Not dissimilar is “Generations” by Akil Roper, another visual storyteller from Newark. Four faces peer out from the frame. The first, in the foreground, is that of an elderly, self-possessed African American of indeterminate gender with gray hair, a deeply furrowed brow and a guarded expression. Two younger faces appear to be emerging out of the shadows as if they are coming into being and arriving at uncomfortable awareness of the difficulties they confront. Behind them hovers a face in cobalt blue — unnatural, unfamiliar, but clearly connected to the other people in the painting.

The blue face is bigger than the rest; it barely fits on the canvas. The others are emanating from it as light shines from a star. This is an ancestor spirit, the soul of a family, fragmented and pained but still coherent. It is not so much a promise of the future as it is a reassurance of the existence of something eternal, and noble, that exists at the root of every clan.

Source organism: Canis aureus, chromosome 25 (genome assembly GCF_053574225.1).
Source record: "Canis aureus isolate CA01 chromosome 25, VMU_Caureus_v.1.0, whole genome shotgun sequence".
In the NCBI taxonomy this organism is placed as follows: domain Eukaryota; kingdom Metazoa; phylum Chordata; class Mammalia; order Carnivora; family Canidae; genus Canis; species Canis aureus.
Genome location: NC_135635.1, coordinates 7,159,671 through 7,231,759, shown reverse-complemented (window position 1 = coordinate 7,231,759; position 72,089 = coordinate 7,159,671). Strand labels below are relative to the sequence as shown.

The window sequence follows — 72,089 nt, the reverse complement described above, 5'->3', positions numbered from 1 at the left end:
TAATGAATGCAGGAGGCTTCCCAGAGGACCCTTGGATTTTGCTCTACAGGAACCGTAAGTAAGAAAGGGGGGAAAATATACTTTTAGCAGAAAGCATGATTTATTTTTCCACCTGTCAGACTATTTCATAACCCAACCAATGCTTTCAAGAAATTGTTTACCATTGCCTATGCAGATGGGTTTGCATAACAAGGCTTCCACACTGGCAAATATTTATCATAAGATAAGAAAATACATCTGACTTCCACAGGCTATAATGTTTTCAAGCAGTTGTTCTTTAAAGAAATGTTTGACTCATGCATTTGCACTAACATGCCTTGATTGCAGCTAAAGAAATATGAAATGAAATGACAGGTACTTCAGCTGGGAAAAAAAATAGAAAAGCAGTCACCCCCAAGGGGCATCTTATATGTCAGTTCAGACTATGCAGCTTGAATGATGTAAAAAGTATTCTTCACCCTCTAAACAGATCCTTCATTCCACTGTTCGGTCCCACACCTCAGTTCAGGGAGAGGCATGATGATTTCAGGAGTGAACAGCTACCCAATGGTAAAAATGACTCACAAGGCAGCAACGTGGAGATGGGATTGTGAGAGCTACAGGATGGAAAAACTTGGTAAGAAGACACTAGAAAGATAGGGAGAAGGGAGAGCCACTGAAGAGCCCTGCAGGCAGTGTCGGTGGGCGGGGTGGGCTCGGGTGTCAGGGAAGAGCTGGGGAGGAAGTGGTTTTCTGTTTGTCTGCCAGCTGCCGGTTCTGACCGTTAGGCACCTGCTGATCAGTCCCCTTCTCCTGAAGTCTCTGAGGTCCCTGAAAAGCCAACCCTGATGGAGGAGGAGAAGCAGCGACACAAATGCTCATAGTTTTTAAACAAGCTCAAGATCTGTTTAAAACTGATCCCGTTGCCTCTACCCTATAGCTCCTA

The shattered-mosaic forerunner of Roper’s painted family finds visual parallels all over this show. “Afrofuturism” is full of faces and bodies, each of which bear physical traces of inner states and signifiers that link these people to the culture and to the cosmos.

“Cayendo Profundamente en Ese Oleaje Cósmico de Mi Piel Negra” by Venezza Cruz.

The subject of “Cayendo Profundamente en Ese Oleaje Cósmico de Mi Piel Negra,” by New York painter Vanezza Cruz, is half-submerged in turbulent water, but her face, decorated with constellations and attuned to the heavens, is as unperturbed as a summer sky. The young woman in Yvonne Onque’s fetching “Red Bantu” wears her heritage: an African hairstyle and jewelry, bigger than her expectant eyes, fashioned from rings, shells, and feathers.